Okay people, I'm back in action!
On occasion, I get these crazy ideas....I dig my heals in...and resist the advances of technology. It was years before I finally succumbed to the realization that cell phones are a wise choice. When my friend came back from Africa painting vivid pictures of village life with no running water or electricity, but his mother had a cell phone (battery-powered)...it was time for me to give in.
Technology resistance reared its head again when I had my laptop stolen back in December. I decided to try living without such easy access to technology. To get my tech fix, I'd stay late at work, trek off to the library (1 hr/day time limit), use a friend's computer, or if I was really desperate, I'd head off to the local Kinko's and pay their outrageous $18/hr. (If I was super speedy, that translated to 20 cents a minute.)
The good news? It finally broke my habit of checking e-mail morning, noon and night. ("Crackberry" sans Blackberry...)
The bad news? I had a mounting pile of neglected projects...and was turning myself into a wreck trekking all over town for computer access.
Finally, I caved.
Yesterday I unpacked my new laptop and within minutes, I was cooing, "Hello gorgeous! Where have you been all my life?"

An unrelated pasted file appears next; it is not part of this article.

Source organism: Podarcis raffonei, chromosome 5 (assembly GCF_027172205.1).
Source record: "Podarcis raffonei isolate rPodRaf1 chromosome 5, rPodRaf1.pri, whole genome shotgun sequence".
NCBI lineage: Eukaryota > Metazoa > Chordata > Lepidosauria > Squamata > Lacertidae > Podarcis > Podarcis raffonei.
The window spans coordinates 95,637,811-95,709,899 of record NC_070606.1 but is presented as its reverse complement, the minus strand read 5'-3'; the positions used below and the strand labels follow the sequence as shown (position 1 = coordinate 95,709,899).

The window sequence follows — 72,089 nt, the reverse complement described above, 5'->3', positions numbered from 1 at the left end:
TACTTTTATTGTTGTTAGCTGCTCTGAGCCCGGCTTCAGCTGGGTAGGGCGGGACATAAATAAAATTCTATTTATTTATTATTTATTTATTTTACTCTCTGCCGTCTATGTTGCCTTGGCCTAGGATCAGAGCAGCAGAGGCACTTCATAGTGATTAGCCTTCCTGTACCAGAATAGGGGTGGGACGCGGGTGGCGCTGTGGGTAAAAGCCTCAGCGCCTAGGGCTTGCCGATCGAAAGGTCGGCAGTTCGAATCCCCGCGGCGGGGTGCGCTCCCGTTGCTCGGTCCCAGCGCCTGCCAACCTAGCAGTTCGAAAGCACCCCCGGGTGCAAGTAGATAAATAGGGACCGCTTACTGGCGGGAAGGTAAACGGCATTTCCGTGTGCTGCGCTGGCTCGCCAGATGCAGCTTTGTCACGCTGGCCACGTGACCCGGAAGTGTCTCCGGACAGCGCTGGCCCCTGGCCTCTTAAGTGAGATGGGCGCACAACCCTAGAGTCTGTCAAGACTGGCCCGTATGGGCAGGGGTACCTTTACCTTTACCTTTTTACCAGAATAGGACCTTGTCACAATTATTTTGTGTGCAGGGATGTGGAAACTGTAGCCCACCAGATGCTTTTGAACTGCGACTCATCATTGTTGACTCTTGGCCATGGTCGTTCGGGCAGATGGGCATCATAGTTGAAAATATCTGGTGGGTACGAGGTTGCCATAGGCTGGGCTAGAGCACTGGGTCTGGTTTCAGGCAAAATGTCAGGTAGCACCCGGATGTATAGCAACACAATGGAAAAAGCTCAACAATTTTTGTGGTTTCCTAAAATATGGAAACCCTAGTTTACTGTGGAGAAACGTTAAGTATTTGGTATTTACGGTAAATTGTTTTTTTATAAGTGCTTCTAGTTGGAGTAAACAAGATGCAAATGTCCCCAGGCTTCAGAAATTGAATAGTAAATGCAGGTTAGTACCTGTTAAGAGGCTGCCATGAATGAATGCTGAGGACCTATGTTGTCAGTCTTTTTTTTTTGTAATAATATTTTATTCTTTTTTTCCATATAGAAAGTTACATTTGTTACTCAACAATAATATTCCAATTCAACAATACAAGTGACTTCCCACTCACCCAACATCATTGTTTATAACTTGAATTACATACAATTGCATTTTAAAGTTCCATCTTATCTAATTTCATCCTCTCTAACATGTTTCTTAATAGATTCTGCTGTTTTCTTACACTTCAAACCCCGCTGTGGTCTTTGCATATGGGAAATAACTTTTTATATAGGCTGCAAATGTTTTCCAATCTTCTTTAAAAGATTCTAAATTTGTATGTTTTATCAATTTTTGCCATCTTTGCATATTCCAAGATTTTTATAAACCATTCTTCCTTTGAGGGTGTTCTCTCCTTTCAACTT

And as I took in the various features, I couldn't help but catcall, "Check out that keyboard. Ooh baby....And would you look at that monitor?" (Insert sexy whistle here.)
Yes, I am back in action!
And thanks to this little experiment, I've got a whole new appreciation for what it's like to be without computer access...
Issues surrounding the technology divide took on a whole new awareness when it became personal: with only 1 hour of access to public computers, how do people find jobs? Or write papers for school? Heck, with only 1 hour a day, how do you even get comfortable with technology? Computers may be vital to our society, but without access, how do you develop the necessary skills?
These are serious issues in developing nations, but I was shocked to discover how difficult it was here in the United States. It's a shame--especially when you consider our proximity to Microsoft and Google.
For me, living without a computer was a choice...and I could simply opt out, but for others? It's just not that easy.
What's the solution?
Here's a step in the right direction. Mohini over at Mango Power Girl has taken up the cause with an organization called One Laptop per Child.
As Mohini tells it, after their wedding, she and her husband pooled the cash...and donated funds to purchase laptops. "We decided to save the money spent on the cost of a big wedding, and to start our marriage off right by instead giving that much money away to the world's neediest."
But then I remember...it's by sheer luck of the gene pool that I was born in one of the wealthiest countries in the world. For me, giving back...goes hand in hand with that privilege.
On that note, I'll bring this post to a close.
While I've had limited computer access over the past few months, I've been collecting tons of stories--including some super juicy news (YAY!) and an update on my Round the World trip. I can't wait to share the news with you!